On the Catamaran beside us, Kiwi Beans, Gavin and Sarah, with their three lovely young boys, whom we had met on the World Arc, had already made their way around to the East side of the island, and we joined them being very lucky to celebrate Ruben's 6th birthday, with a Lego chocolate cake. Karen had a transformer car to give as a present from Nina, which he was delighted with.
The boys were happy to take us on a trip the next morning to their best snorkelling spots. First with ramoras and sting rays swimming around us, then a coral garden with shoals of reef fish of every type, sea-horse pipe fish, and two huge giant moray eels, one of which was enticed out of its hole in the reef with small tinned pilchards (good tip, that) waved in front of the hole by a tour guide on one of the day trip boats. The boys were delighted that it was the smaller of the two eels, it was bigger than 8 year old Loen . It looked very big and intimidating. The third spot was right on the edge of the reef, with the boys diving and splashing to frighten off all the black-tipped reef sharks that kept coming up to investigate all the activity.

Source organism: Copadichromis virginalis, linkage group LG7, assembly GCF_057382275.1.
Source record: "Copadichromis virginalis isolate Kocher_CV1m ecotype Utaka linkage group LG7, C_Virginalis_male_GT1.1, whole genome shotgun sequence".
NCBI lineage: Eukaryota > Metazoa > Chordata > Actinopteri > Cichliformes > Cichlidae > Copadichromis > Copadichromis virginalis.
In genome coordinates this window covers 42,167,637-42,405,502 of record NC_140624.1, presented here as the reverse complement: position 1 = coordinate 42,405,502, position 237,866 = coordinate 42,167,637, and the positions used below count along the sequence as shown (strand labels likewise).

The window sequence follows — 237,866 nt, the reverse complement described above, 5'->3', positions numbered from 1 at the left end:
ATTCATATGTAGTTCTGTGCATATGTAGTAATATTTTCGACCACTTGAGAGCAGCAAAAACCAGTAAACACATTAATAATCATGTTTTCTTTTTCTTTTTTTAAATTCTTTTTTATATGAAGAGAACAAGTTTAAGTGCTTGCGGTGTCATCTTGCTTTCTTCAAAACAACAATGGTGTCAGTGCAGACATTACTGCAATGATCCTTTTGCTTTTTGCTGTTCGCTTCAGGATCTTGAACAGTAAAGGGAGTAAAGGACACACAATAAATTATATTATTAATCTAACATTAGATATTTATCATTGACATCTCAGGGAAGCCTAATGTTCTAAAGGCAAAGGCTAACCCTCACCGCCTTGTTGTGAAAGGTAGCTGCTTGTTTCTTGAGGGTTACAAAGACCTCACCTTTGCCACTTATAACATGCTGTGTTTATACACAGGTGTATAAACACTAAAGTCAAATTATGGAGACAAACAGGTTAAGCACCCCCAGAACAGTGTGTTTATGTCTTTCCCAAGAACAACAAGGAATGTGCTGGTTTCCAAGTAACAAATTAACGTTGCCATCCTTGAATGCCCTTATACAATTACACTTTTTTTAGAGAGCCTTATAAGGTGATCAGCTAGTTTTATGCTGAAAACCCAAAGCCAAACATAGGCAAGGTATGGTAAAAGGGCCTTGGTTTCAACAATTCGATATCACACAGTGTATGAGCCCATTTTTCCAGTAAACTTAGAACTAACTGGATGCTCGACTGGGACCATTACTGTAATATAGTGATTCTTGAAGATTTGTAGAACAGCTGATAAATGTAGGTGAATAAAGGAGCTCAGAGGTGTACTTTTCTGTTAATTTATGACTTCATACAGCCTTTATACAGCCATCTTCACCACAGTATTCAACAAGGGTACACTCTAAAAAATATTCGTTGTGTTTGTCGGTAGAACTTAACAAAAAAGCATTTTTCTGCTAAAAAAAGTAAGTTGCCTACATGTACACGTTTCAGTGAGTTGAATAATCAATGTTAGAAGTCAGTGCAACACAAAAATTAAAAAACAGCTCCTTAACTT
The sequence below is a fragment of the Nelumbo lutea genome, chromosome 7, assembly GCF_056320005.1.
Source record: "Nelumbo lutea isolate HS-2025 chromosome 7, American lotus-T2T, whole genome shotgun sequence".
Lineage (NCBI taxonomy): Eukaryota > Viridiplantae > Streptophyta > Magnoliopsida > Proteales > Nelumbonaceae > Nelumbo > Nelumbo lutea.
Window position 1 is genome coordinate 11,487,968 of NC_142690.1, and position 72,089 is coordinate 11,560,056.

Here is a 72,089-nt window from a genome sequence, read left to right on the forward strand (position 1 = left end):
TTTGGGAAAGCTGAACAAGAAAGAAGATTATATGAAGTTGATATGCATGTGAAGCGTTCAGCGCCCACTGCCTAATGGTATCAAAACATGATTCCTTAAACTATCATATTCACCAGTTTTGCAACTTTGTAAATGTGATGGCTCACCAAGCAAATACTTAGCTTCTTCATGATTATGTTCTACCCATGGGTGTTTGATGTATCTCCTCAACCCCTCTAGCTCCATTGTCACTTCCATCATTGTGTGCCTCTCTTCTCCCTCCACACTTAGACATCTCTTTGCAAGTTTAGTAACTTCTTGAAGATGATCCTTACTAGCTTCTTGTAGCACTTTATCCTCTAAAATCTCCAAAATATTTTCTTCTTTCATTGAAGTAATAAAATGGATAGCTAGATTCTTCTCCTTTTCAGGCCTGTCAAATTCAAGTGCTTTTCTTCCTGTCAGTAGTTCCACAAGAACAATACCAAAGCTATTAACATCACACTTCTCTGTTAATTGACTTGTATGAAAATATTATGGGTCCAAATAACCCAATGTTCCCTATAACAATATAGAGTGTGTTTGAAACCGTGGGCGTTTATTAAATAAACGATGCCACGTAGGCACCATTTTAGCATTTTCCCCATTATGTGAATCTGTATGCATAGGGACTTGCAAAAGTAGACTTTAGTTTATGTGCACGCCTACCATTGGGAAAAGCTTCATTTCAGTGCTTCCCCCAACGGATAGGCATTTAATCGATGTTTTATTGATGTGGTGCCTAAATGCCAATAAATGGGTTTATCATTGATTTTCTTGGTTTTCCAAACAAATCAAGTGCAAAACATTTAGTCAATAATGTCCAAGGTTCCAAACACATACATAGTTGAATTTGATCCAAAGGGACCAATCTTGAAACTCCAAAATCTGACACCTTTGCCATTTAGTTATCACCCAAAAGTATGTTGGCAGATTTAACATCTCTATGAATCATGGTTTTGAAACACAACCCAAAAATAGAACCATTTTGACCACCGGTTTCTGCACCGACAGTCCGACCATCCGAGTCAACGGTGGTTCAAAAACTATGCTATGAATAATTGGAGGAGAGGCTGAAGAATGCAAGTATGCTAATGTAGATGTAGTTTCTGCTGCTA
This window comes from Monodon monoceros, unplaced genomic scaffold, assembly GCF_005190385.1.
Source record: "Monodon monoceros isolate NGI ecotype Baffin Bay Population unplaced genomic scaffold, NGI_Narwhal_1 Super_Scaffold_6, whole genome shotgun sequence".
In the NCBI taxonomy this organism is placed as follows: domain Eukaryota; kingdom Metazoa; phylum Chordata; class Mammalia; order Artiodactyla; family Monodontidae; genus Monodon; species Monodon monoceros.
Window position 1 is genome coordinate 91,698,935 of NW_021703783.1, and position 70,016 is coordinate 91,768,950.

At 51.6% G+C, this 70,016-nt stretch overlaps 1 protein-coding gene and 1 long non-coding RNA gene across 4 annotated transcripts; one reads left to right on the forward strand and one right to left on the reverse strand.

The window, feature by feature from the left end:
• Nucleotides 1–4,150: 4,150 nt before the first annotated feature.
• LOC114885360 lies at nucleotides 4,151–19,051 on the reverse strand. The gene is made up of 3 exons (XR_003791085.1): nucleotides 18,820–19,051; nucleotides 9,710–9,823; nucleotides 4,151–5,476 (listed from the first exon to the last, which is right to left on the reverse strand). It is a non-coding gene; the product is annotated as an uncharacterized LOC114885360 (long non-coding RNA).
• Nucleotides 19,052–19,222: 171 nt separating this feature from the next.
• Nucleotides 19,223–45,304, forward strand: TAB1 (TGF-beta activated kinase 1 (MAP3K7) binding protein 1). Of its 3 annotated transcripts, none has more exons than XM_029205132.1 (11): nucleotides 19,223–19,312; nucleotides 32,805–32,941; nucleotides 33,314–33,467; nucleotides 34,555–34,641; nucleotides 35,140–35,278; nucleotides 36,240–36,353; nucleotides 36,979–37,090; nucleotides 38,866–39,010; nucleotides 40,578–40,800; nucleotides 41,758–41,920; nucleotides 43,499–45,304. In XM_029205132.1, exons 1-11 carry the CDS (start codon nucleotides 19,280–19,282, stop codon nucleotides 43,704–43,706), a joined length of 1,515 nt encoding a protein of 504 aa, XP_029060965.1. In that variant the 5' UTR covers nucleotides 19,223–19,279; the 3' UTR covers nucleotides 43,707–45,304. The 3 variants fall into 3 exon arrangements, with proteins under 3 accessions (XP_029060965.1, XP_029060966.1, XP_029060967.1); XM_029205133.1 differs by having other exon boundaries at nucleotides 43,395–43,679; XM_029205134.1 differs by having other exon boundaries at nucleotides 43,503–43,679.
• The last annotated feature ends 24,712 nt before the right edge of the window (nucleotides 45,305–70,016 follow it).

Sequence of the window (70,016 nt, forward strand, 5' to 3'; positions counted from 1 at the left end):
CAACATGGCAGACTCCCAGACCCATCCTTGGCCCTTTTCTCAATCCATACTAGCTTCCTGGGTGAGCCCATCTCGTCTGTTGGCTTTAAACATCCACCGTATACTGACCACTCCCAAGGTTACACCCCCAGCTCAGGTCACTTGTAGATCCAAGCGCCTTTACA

It was coming to the end of some four months of our time in French Polynesia, starting with the Marquesas, through the Tuamotos, Tahiti and the Windward and Leeward islands. Time to leave.
We finally checked out with the Gendarmes, did our final provisioning, got our weather plots and passage plan from our weather guy, Bob McDavitt, stowed the dinghy and outboard, and checked everything (again, yes one more time) before heading off into the blue, and a 5 day (or so) passage, headed for our next tropical Pacific Paradise, Palmerston Island, another small coral atoll in the middle of the Pacific Ocean.
The Cook Islands were beckoning...........